Too Much Monkey Business
Mona’s face looked almost human. Her doe-like eyes sparkled with glee when she stretched her furry neck skyward to take in the sight of the rainbow mountain which towered in front of her. Little Lisa held onto her mum’s underbelly with ease when Mona took a leap up to the first tier of the succulent fruit.
Hundreds of onlookers, some with jaws, agape, some in a monkey mask, snapped and watched the fussy throng as they danced and pranced their way up to the apex of a pyramid of bananas, oranges, dates, in fact, every type of fresh fruit you can imagine. Tables set to one side were adorned with plates of everything you’d see at a children’s tea party, yes, including ice cream.
It’s the last Sunday in November and the powder blue skies are a perfect backdrop to the Monkey Festival in Thailand. The overgrown Khmer ruins that the monkeys call home doesn’t look in the least, out of place.
One keen photographer knelt down to take the perfect shot of an enthusiastic juvenile macaque as it perched on his daughter’s shoulder, unaware this was a decoy while the monkey’s ally crept up behind to snatch a hold of the unwary snappers gadget bag.
I’m reminded to hang on tight to everything as I slump down on a thick stone beside the ruin for a swig of water as the ninety-degree heat takes its toll. Within a minute, I’m surrounded by thieves of all ages who make up this motley band of fun-loving creatures.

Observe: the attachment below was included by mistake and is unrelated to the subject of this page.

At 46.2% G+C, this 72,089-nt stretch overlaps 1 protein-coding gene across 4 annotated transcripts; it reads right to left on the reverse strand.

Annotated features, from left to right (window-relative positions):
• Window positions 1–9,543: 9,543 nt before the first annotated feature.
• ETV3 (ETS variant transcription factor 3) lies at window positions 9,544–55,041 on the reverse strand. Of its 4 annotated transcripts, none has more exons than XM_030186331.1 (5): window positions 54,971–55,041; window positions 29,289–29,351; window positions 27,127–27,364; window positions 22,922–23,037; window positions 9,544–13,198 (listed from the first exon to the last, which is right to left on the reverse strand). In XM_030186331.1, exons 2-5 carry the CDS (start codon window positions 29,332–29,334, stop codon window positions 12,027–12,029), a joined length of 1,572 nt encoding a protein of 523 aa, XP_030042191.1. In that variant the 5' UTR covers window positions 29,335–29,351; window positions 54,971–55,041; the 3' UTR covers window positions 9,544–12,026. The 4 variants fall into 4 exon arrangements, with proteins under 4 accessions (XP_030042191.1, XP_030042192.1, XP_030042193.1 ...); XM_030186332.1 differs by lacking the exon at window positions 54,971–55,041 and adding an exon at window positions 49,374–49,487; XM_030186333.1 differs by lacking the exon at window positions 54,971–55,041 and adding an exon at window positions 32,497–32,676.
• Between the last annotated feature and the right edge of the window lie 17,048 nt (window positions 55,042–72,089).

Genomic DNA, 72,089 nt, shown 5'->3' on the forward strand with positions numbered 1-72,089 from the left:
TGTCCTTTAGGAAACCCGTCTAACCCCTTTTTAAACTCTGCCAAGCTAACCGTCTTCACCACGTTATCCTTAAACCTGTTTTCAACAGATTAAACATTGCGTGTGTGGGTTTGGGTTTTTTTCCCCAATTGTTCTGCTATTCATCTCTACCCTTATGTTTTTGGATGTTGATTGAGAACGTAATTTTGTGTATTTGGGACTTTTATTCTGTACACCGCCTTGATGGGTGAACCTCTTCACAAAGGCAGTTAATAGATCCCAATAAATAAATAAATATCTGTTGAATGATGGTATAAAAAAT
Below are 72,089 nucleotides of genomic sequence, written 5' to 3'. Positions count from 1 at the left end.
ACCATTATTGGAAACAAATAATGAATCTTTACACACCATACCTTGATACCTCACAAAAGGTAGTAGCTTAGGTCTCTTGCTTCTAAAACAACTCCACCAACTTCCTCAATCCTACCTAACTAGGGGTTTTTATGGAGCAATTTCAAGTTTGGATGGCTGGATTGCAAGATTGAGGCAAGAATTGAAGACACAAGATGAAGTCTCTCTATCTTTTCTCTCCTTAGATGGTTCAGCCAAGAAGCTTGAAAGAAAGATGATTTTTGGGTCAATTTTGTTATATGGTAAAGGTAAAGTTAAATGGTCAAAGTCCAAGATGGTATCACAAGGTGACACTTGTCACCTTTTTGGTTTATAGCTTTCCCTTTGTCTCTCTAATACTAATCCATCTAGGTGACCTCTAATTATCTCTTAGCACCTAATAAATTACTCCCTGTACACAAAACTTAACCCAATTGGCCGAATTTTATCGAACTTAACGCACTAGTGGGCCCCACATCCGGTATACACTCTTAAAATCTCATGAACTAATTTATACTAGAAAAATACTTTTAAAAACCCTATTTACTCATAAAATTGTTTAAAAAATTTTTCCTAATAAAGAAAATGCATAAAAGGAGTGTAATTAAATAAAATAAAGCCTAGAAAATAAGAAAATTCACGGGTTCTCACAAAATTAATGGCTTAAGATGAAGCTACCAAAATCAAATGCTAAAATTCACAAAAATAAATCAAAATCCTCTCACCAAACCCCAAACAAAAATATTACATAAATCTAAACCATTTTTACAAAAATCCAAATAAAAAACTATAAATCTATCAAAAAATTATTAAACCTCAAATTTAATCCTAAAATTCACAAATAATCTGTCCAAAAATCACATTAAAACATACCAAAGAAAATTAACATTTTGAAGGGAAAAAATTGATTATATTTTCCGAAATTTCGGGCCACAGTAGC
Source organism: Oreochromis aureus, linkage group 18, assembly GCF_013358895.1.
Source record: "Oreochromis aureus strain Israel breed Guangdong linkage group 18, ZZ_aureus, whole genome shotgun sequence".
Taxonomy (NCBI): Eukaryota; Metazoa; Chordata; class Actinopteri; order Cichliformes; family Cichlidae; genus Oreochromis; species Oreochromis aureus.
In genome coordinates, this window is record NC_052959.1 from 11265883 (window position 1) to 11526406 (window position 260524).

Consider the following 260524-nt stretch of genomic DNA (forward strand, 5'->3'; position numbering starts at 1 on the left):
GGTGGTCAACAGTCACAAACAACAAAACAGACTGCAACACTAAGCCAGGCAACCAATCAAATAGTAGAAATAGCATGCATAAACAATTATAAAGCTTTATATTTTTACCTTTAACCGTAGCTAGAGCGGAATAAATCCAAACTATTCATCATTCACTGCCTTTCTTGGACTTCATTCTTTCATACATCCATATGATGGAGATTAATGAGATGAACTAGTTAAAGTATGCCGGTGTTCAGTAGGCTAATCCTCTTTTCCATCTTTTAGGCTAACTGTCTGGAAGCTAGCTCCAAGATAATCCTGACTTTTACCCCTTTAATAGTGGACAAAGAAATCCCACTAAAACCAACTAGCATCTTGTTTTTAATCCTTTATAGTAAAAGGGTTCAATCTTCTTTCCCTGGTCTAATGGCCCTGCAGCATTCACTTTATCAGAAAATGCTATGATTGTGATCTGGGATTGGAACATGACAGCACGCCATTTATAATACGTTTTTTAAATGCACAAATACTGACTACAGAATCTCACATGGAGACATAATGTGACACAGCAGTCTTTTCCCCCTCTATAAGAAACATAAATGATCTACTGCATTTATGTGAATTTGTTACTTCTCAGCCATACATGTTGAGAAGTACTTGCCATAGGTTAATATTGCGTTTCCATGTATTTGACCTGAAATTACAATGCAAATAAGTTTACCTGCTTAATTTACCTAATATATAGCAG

The food pile is now a squishy mess. I seek out, Mona, she’s still about, her baby close by, examining the remnants of the food mountain with the dexterity of a surgeon in the operating theatre. Lisa, the little monkey, realises the pineapple has prickly bits attached to it and shakes it with all her might before tumbling over time after time as the pineapple wins the fight. Until that is, Mona moves in to show her little offspring how it’s done.
I see the monkeys as an exaggerated version of ourselves, in how they interact. They have fun, they fight, they teach one another and I’m reminded that no matter how different we are, tolerance brings good fortune to all. The latter especially is why the people of Thailand revere the macaques and hold them in such good stead. The next time I saw Mona and her baby, they were snuggled on a shady ledge, bellies about to pop and a dark blanket racing to catch a setting sun.